Produce Guide: December

Here’s some help as to what is in season, which is always reasonable priced and how to select it!


The pomegranate tree is native from Iran to the Himalayas in northern India and has been cultivated since ancient times throughout the Mediterranean region of Asia, Africa and Europe.

Times of India reports that pomegranate is one of the healthiest fruits on earth and is called the divine fruit because it is the most mentioned fruit in theological books.

This fruit is worth your research to assist in improving your health as they are well known as a valuable superfood!

Only available in the fall through January, be sure and incorporate them into your meal planning while you can.

What to look for:  Deeply colored red fruits that feel heavy for their size. Avoid fruits that have any soft spots or cracks

How to store:  Store in an airtight plastic bag in the refrigerator and this will preserve them for a month or more.


Pears are such a wonderful cool weather fruit! They only become more delicious as they age and ripen!

Many grocery stores only carry a handful of pear varieties, but they are wonderful to be used as they are, caramelized, poached, roasted, in a pie… YUMMMM!!

Choose slightly, underripe pears for cooking such as Bosc or Anjou, as they hold their shape quite well.

Do not overlook Asian Pears, that resemble tiny pretty apples. They ripen on the tree and should be used soon after purchase. They are not a hybrid or cross, but an actual true pear.  Crisp and slightly sweet, they are delicious as a hand held snack, used in salads or desserts.

What to look for:  Firm with little to no blemishes and leave out on the counter to ripen. Pears ripen from the inside out, so check the stem area for ripeness. Once completely ripe, refrigerate and eat within a few days.

If you are looking for an eat right now pear, go for a very fragrant, slightly unpretty pear.


A larger cousin to the radish, a turnip has a similar flavor is eaten raw.  They come in many different varieties, sizes and colors, but whichever you choose, they offer a good amount of vitamin C, which is always in high demand during the colder months when turnips are available.

They are great raw, shredded, added to salads and slaws. Prepared like mashed potatoes, but my favorite is roasted. I feel like it’s such a gorgeous win to roast root vegetables with fresh garlic, olive oil, salt and pepper.

They also do very well in pureed soups, cubed for stews and don’t forget to use their tops! They can be added into all the above towards the end of cooking or sauteed, creamed… use your imagination!

What to look for:  Choose firm, unwrinkled vegetables with the root and top ends intact. Avoid vegetables with soft spots unless they are marked down, then nab them up! Those soft spots will cut away and you should use them immediately!

How to store:  I find that they do fine in a wire basket on a shelf, but I am in a very dry climate. They do great if you remove an green tops, put in an airtight plastic bag and store in the refrigerator for a few weeks.  I never have produce that long, so just get to cooking!


Such a delicious, humble vegetable. Very underrated in my opinion. Rutabaga is a cross between a turnip and a wild cabbage. I’ve never seen wild cabbage, but I have to believe that it’s a very convenient thing to be growing in your area. A beautiful balance between peppery and nutty-sweet, this vegetable compliments any roasted meat! Sounds like a good fit for those roasted Sunday meals!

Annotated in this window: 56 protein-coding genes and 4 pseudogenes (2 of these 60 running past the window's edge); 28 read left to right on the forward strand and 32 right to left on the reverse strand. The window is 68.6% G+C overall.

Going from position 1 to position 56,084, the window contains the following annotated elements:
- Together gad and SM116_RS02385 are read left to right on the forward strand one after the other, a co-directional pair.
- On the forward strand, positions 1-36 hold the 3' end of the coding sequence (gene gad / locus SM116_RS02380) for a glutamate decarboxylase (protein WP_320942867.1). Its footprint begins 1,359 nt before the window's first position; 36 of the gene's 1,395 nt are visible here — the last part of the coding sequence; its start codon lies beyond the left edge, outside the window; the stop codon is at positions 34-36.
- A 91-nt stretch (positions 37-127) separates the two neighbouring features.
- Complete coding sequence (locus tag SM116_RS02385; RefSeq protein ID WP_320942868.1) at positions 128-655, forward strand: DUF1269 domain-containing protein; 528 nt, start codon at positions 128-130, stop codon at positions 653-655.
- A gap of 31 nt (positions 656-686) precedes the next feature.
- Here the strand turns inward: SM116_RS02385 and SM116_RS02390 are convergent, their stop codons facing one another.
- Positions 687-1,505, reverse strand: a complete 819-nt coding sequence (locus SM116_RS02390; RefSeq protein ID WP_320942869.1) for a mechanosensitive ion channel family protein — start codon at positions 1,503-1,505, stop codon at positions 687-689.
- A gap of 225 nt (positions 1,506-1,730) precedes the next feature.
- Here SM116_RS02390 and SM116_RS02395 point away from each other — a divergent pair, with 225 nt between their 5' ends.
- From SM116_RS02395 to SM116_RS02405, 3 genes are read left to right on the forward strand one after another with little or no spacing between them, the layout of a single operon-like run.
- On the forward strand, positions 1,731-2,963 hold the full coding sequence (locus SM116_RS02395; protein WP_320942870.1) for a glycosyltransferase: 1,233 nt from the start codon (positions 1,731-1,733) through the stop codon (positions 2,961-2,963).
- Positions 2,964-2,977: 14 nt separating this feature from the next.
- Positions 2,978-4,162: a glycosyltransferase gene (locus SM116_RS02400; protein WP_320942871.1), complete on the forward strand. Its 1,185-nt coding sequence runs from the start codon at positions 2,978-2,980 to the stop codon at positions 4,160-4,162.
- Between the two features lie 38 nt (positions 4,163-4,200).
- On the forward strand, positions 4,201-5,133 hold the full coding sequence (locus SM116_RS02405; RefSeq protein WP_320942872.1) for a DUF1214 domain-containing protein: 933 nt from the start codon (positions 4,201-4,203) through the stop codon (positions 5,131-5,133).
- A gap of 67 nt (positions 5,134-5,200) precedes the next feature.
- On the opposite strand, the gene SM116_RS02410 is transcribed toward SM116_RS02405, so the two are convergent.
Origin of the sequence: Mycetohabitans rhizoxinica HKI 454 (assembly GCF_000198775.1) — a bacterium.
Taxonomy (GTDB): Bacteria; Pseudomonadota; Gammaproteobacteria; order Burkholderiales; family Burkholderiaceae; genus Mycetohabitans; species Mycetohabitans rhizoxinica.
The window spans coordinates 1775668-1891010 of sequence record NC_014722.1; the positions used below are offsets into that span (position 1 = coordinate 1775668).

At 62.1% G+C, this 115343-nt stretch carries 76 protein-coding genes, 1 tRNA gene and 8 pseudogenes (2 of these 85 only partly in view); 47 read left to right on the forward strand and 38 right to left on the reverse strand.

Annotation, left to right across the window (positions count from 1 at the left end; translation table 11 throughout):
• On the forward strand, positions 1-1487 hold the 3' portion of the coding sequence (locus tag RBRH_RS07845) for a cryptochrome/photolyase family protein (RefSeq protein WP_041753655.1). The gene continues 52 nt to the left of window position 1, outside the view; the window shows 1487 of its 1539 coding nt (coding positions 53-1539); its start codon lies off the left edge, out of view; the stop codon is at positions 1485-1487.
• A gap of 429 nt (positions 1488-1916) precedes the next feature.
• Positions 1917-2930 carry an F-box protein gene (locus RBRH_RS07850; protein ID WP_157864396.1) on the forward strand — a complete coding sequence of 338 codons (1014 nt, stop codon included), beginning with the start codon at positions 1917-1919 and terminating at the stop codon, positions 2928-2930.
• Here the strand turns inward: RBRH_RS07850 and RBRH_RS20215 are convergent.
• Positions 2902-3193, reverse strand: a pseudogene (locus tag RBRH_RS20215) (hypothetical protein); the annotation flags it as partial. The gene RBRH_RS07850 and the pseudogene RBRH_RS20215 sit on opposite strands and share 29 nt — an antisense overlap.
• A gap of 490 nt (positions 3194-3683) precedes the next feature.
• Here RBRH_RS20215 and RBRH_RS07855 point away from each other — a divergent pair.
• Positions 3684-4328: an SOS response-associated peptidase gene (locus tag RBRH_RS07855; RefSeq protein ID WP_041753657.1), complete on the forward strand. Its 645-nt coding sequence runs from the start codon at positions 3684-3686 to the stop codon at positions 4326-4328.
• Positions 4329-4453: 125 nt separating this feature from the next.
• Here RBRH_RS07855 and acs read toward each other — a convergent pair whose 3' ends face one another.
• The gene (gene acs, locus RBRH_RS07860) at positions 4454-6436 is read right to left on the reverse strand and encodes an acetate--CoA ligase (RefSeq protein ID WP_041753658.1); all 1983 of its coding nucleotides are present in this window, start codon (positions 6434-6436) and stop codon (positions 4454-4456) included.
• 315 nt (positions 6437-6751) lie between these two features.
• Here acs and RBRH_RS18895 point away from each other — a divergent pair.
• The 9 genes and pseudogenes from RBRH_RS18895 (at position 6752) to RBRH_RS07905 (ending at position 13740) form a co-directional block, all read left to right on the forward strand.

Mashed like potatoes, roasted, fried, baked into a gratin or used in soups, stews, this vegetable won’t let you down.

What to look for:  Choose firm, unwrinkled vegetables with the root and top ends intact. Avoid vegetables with soft spots unless they are marked down, then nab them up! Those soft spots will cut away and you should use them immediately!

How to store:  I find that they do fine in a wire basket on a shelf, but I am in a very dry climate. They do great if you remove an green tops, put in an airtight plastic bag and store in the refrigerator for a few weeks.  I never have produce that long, so just get to cooking!


This is such an overlooked green, primarily because most folks don’t know what it is or assume it’s a lettuce. ITS NOT!

An Italian gem, this leafy green is in the chicory family. It does resemble a leafy lettuce, but the leaves are thicker with a paler heart and a lot more flavor.  As a type of endive, it has a slight peppery, bittersweet flavor when eaten raw in salads, but when it’s cooked, it has a mild, sweet and buttery flavor. High in Vitamin A or folate, it’s also a great source of fiber.

Use escarole in sautes, sauces, soups, pastas… there is no end to possibilities.

What to look for: A head of escarole looks like curly lettuce, and can be as small as a softball or as large as a soccer ball.

Choose firmly packed heads with unblemished leaves.

How to store: Wrap escarole in paper towels and store in an unsealed plastic bag in the refrigerator for up to four days.


Cabbages are the heroes in cold weather crops. They are hardy, long storing, available everywhere and inexpensive to buy. Not to mention the variety of ways they are used.

Don’t forget to go beyond the everyday green and red varieties and try Savoy, Napa and more!

What to look for:  a good, firm head of cabbage with no cracks, splits or soft spots. If there are outer leaves on it, just feel around the outside for firmness. The outer leaves protect the cabbage, so I don’t mind them so much and my goat appreciates them!

How to store:  I like to buy several heads at a time, so I just put them in the drawer in the refrigerator. They store for a month or so. If you leave the head in a bag, leave the bag open.

#turnips #cabbage #escarole #pomegranates #rutabaga #pears #rootvegetables #December #DecemberProduceGuide

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